Human rights activist Kerry Kennedy Cuomo will deliver the annual Washington University Women’s Society Adele Starbird Lecture for the Assembly Series at 11 a.m. April 9 in Graham Chapel.
Kennedy Cuomo’s work in the field of human rights began in 1981, when she initiated an investigation into alleged abuse of refugees from El Salvador by U.S. immigration officials. Since then, she has been devoted to the promotion and protection of basic rights, covering such legal and social justice issues as freedom of expression, child labor, indigenous land rights, judicial independence, ethnic violence and women’s rights.
In the past 20 years, Kennedy Cuomo has led more than three-dozen human rights delegations to more than 20 countries.
In 1988, in honor of her father, she founded the Robert F. Kennedy (RFK) Memorial Center for Human Rights, created to protect rights outlined in the United Nations Declaration of Human Rights. The center provides support and resources for human rights defenders and investigates and uncovers violations, such as torture or disappearances.
The center also encourages the U.S. government to spotlight human rights in foreign and domestic policies, striving to make a difference in the international arena.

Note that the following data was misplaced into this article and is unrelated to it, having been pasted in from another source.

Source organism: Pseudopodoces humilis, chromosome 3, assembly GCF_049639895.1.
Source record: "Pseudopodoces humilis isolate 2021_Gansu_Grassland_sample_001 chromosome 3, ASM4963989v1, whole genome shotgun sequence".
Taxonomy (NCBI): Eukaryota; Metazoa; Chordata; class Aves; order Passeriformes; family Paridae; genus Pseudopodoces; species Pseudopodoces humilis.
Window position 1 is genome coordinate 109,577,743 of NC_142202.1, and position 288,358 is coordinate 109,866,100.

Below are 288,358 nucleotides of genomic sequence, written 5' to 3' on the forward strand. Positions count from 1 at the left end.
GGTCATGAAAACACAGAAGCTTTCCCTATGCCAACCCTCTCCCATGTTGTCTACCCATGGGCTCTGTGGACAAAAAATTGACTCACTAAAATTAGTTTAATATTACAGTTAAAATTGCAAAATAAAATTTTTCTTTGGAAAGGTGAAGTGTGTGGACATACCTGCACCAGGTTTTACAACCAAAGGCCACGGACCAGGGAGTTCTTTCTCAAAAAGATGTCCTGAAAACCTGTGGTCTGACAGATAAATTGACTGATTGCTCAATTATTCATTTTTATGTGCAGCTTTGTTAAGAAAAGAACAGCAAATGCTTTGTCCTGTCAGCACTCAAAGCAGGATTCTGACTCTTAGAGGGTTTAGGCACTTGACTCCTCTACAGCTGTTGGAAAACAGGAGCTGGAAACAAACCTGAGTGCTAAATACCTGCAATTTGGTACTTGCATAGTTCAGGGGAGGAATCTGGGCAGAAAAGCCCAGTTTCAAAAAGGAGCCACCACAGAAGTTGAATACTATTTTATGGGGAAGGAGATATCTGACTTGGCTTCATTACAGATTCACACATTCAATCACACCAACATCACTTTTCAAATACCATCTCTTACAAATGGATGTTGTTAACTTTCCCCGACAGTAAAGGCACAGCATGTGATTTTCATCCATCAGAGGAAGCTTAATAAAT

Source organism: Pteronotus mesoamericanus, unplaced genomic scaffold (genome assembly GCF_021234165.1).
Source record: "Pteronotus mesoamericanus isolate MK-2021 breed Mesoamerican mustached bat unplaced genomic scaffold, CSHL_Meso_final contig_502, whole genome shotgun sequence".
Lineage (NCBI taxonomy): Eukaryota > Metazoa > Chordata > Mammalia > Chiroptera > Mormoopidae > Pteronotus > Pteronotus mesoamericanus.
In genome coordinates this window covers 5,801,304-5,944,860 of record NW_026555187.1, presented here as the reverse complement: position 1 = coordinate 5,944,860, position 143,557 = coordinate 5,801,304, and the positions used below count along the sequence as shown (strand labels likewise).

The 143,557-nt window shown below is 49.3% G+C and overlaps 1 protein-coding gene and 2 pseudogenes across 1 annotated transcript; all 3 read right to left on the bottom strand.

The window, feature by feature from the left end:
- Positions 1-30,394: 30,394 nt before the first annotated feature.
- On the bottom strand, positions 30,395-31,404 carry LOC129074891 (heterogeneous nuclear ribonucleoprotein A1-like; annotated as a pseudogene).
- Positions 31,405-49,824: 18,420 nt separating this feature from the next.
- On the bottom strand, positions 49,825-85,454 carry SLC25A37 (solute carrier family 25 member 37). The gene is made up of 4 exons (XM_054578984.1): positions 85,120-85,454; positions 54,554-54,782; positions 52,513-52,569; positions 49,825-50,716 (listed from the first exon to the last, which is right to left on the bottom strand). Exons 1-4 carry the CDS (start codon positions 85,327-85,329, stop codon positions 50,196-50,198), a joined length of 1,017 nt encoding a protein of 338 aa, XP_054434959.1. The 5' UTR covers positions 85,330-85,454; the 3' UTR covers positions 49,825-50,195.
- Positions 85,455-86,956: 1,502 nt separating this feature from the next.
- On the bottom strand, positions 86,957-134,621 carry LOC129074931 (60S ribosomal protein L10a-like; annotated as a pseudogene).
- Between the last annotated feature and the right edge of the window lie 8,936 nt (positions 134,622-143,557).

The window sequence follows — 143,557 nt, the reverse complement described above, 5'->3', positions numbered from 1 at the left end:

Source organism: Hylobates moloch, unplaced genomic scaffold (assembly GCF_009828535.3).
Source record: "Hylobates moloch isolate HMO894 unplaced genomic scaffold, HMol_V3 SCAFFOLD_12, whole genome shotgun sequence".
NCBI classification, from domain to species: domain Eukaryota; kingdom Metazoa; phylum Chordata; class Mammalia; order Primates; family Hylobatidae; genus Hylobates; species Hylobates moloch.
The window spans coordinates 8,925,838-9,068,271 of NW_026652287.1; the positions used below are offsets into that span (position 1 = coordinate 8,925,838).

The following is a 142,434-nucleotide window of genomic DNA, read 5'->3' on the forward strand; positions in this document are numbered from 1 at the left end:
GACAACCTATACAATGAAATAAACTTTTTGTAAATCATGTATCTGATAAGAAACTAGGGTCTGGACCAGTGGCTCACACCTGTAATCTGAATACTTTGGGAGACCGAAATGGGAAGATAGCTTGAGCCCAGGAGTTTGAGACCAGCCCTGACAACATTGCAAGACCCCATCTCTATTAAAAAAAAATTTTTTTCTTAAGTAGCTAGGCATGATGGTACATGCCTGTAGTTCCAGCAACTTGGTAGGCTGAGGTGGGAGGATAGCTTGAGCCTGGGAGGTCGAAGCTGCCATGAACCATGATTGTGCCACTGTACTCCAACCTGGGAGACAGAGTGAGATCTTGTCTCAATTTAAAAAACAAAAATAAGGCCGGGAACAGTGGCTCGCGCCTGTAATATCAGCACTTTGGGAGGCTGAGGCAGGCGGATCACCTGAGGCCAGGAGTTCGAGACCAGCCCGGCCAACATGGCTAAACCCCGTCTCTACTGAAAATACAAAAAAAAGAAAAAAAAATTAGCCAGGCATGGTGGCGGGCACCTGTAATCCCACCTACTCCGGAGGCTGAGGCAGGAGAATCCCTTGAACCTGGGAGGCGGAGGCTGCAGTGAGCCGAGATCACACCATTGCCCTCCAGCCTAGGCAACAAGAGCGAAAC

Kennedy Cuomo directs the center’s programs for the RFK Journalism and RFK Book awards, recognized by many as the “poor people’s Pulitzers,” which spotlight individuals who are active in human rights awareness.
Her enduring dedication to human rights has led to her involvement in related organizations. She directed the National Juvenile Justice Project, committed to developing less costly, more effective programs within the penal system to deal with offending minors.
In addition, Kennedy Cuomo chairs the Amnesty International Leadership Council and serves as a jurist for the Reebok Human Rights Award. She has served on many governing boards related to human rights issues, including the Lawyer’s Committee for Human Rights and the Bloody Sunday Trust, and on many advisory committees and political campaigns.
Her book, Speak Truth to Power: Human Rights Defenders Who Are Changing Our World, contains interviews from a multitude of human rights activists from around the world, including the Dalai Lama, Elie Wiesel and Desmond Tutu. It has created a host of spinoffs, including a theatrical production and a television program, and is now distributed as an educational tool to many high schools and colleges.
Kennedy Cuomo is a member of the Massachusetts and Washington, D.C., bars.
Assembly Series lectures are free and open to the public. For more information, call 935-5285 or visit the series Web site, wupa.wustl.edu/assembly.